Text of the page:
“Lineages in this group have independently evolved at least twice and have some of the smallest vertebrate genomes,” said Arcila. “They provide an outstanding system for investigating convergent evolution.”
Hayley Lanier, assistant curator of mammalogy and assistant professor of biology, also received a grant from the NSF totaling $160,524 for a project titled, Squirreling Around for Science: Incorporating Sciurid Behavioral Research into the Undergraduate Curriculum. This project focuses on providing students with opportunities to engage in field-based biodiversity science during their undergraduate careers.
“My collaborators across a network of nine institutions and I have developed a series of course-based undergraduate research experiences focused on squirrels,” said Lanier. “Undergraduate research opportunities are important for students to build their scientific understanding, but their availability is often limited. By incorporating research directly into classes, these experiences can help bridge this gap, providing opportunities to a greater and wider range of students.”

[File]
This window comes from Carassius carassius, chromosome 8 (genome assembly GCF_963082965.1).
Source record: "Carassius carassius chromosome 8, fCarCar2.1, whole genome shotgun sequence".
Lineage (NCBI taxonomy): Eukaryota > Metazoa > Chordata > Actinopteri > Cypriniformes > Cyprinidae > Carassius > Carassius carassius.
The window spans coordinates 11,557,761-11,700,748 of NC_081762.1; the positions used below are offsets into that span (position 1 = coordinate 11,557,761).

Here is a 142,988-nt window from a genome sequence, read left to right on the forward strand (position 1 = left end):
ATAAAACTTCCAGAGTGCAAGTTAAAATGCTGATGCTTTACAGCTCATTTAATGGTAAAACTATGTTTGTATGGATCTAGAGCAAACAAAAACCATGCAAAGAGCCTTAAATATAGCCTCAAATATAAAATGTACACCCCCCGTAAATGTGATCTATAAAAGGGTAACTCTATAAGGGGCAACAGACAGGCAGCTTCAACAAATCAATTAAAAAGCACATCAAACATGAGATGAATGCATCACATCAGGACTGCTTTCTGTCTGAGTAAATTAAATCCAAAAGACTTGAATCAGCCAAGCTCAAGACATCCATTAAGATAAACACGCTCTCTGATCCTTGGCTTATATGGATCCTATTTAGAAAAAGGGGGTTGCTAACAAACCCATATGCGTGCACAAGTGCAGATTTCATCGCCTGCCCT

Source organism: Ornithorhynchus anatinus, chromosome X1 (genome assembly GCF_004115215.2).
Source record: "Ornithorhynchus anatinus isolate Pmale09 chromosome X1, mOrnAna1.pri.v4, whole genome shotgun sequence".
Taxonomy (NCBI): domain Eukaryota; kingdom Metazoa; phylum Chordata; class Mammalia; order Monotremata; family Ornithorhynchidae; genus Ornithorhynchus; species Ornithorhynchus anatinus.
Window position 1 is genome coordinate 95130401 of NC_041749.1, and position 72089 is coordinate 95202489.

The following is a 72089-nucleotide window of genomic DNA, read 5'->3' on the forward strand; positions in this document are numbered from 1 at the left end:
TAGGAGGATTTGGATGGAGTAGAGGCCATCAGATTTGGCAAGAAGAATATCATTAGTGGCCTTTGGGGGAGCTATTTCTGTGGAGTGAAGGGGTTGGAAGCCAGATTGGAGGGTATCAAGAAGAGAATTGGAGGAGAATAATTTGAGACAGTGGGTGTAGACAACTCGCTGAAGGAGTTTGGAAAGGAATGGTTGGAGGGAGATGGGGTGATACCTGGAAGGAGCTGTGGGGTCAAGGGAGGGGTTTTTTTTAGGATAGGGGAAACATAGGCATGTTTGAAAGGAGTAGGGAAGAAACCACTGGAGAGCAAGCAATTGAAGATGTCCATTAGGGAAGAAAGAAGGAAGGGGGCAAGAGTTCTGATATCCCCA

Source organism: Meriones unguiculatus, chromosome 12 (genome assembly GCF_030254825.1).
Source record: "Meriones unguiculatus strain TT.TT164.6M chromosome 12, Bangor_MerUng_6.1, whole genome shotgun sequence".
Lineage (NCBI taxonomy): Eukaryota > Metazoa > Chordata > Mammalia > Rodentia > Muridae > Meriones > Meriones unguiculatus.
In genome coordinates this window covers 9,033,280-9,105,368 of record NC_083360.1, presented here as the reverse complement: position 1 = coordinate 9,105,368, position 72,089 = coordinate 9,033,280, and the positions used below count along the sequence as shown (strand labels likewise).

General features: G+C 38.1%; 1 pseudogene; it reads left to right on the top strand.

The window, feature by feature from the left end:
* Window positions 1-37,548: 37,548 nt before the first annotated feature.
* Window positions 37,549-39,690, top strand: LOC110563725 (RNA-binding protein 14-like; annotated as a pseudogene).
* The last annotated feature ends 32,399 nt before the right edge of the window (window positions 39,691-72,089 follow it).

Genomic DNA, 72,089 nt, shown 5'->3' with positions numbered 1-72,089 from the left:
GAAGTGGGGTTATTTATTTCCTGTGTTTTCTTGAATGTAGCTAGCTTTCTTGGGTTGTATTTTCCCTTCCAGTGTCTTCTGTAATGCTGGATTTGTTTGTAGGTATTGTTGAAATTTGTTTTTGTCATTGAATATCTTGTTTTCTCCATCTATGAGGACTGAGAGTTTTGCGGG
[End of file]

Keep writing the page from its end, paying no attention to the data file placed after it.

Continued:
As part of this project, students will develop their own research questions and collect data on the ecology and habitat use of squirrels.
“Because squirrels are abundant and easily visible across a wide range of habitats, they are an accessible way for students to apply theories, develop questions and test their own hypotheses,” said Lanier. “Students will also contribute their data to a nationwide network, joining students at other universities and colleges in sharing research results and building a comparative database on a range of squirrel species and locations.”